LAFF Society


Lynn Walker Huntley: Major Force for Rights, Equity and Justice


Lynn Walker Huntley, who worked tirelessly throughout her life to promote the causes of civil and human rights and social justice, died August 30 at her home in Atlanta, Ga. She was 69. The cause was cervical cancer.
Ms. Huntley joined the Ford Foundation in 1982 as a program officer for civil rights, ultimately becoming director of the Rights and Social Justice program. Among her achievements there, she helped initiate the prize-winning documentary “Eyes on the Prize”, a history of the civil rights movement.
Her commitment to civil rights began early in her life, nurtured by the example of her father, the Rev. Lawrence N. Jones, who was active in the movement in the 1960s when he was associated with Fisk University and, later, dean of the divinity school at Howard University in Washington, D.C. 
After graduating with honors from Barnard College with a degree in sociology she enrolled in law school at Columbia University, where she was the first African American woman editor of the Columbia Law Review and from which she also graduated with honors. 
Her career in law and social justice began immediately when she became a law clerk for Constance Baker Motley, the first female black federal judge and, as an attorney with the Legal Defense Fund (LDF) of the National Association for the Advancement of Colored People (NAACP), had worked on the landmark Brown v. Board of Education school desegregation case.
Ms. Huntley, too, then went to work for the LDF, in 1971, as a staff attorney, handling cases on prison reform, the death penalty, desegregation and job discrimination. Most notably, she helped write the brief in the case of a Georgia prisoner that led to the Supreme Court’s decision in 1972 that the death penalty was “cruel and unusual punishment”, ordering an end to all executions. Four years later, though, after many states rewrote their capital punishment laws, the court upheld executions, nullifying the earlier decision.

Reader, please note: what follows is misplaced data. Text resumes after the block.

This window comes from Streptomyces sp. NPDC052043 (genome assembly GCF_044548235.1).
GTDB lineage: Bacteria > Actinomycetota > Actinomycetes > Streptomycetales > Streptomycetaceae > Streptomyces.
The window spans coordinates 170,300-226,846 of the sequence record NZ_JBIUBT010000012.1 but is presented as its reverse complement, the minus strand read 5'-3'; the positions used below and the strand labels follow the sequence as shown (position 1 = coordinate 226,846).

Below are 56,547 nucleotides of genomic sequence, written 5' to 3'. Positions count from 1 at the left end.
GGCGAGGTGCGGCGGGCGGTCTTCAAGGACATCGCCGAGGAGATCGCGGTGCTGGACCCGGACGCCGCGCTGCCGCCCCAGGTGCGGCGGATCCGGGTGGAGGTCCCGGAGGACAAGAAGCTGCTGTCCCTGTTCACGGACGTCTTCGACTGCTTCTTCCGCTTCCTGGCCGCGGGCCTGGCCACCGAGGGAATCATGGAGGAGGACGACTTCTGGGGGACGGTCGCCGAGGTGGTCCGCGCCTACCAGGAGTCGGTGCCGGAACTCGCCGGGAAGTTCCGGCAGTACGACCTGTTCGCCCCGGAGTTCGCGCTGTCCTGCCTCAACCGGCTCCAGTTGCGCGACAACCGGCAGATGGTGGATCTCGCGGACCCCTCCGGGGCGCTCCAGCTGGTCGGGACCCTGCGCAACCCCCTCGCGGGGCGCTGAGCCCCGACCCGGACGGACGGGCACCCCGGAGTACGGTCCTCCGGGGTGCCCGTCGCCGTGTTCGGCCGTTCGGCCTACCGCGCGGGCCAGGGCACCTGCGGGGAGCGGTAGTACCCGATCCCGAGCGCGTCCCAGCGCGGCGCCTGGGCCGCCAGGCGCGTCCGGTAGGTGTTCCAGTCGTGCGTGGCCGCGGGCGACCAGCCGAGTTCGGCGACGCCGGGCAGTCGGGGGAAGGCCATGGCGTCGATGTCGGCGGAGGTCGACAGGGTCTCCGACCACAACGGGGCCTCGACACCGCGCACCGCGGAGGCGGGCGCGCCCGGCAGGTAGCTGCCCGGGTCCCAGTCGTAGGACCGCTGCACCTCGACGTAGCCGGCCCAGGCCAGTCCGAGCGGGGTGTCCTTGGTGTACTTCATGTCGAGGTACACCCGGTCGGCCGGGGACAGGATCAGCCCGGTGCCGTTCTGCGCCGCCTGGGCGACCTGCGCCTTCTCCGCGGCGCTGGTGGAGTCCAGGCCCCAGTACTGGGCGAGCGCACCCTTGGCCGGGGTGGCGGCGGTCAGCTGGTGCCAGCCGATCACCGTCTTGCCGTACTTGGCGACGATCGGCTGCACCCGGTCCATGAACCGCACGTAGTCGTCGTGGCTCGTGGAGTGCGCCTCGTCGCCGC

She took two years away from her work at LDF in 1973 to be general counsel to the New York City Commission on Human Rights, and left in 1980 to go to work for the United States Justice Department, becoming the first black woman to head its Special Litigation Section in the Civil Rights Division. She was promoted to deputy assistant attorney general, overseeing litigation designed to combat discrimination in employment, housing and federal programs. 
At Ford, “her tenure was distinguished by creativity, vision, idealism and good humor—all in the pursuit of justice,” recalled Anthony D. Romero, who she hired to work in the Rights and Social Justice Program and now is executive director of the American Civil Liberties Union (ACLU). 
“She was a woman with a towering intellect, which she assiduously deployed to make the world a better place,” he wrote. “The groundbreaking programs she started at Ford continue to make a difference in civil and human rights to this day….With a keen ability to discern talent among yet untested professionals, she brought to Ford a cohort of professionals who would amplify her vision and give it greater impact….
“Those of us who answered the call to work for Lynn knew the standards would be high and the expectations great. We were brought on to serve a cause, to make a difference, to throw open the doors of opportunity—to use Ford’s resources to benefit the ‘least among us’. 
“She led us with clarity, resilience, doggedness, intelligence and elegance. She irrigated and fertilized our souls and spirits with unflinching support, love and the best of humor.”